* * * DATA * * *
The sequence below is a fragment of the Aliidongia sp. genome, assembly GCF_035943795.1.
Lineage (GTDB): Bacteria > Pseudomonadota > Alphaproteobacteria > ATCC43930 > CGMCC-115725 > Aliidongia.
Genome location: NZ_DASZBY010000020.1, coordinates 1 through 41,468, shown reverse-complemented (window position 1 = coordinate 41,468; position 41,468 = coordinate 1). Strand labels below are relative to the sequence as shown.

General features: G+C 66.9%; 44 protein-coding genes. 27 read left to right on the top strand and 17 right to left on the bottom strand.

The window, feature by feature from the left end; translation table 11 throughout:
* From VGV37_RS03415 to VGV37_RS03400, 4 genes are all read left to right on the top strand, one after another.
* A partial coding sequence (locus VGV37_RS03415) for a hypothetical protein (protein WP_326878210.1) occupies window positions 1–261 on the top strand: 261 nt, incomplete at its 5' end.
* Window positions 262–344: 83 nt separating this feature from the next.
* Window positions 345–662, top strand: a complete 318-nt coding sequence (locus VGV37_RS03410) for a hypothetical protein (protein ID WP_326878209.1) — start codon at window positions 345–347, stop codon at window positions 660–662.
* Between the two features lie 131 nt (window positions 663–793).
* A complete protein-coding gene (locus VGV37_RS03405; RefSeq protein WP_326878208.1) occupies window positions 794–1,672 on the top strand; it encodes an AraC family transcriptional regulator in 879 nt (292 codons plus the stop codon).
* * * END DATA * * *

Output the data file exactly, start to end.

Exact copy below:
The sequence below is a fragment of the Aliidongia sp. genome, assembly GCF_035943795.1.
Lineage (GTDB): Bacteria > Pseudomonadota > Alphaproteobacteria > ATCC43930 > CGMCC-115725 > Aliidongia.
Genome location: NZ_DASZBY010000020.1, coordinates 1 through 41,468, shown reverse-complemented (window position 1 = coordinate 41,468; position 41,468 = coordinate 1). Strand labels below are relative to the sequence as shown.

General features: G+C 66.9%; 44 protein-coding genes. 27 read left to right on the top strand and 17 right to left on the bottom strand.

The window, feature by feature from the left end; translation table 11 throughout:
* From VGV37_RS03415 to VGV37_RS03400, 4 genes are all read left to right on the top strand, one after another.
* A partial coding sequence (locus VGV37_RS03415) for a hypothetical protein (protein WP_326878210.1) occupies window positions 1–261 on the top strand: 261 nt, incomplete at its 5' end.
* Window positions 262–344: 83 nt separating this feature from the next.
* Window positions 345–662, top strand: a complete 318-nt coding sequence (locus VGV37_RS03410) for a hypothetical protein (protein ID WP_326878209.1) — start codon at window positions 345–347, stop codon at window positions 660–662.
* Between the two features lie 131 nt (window positions 663–793).
* A complete protein-coding gene (locus VGV37_RS03405; RefSeq protein WP_326878208.1) occupies window positions 794–1,672 on the top strand; it encodes an AraC family transcriptional regulator in 879 nt (292 codons plus the stop codon).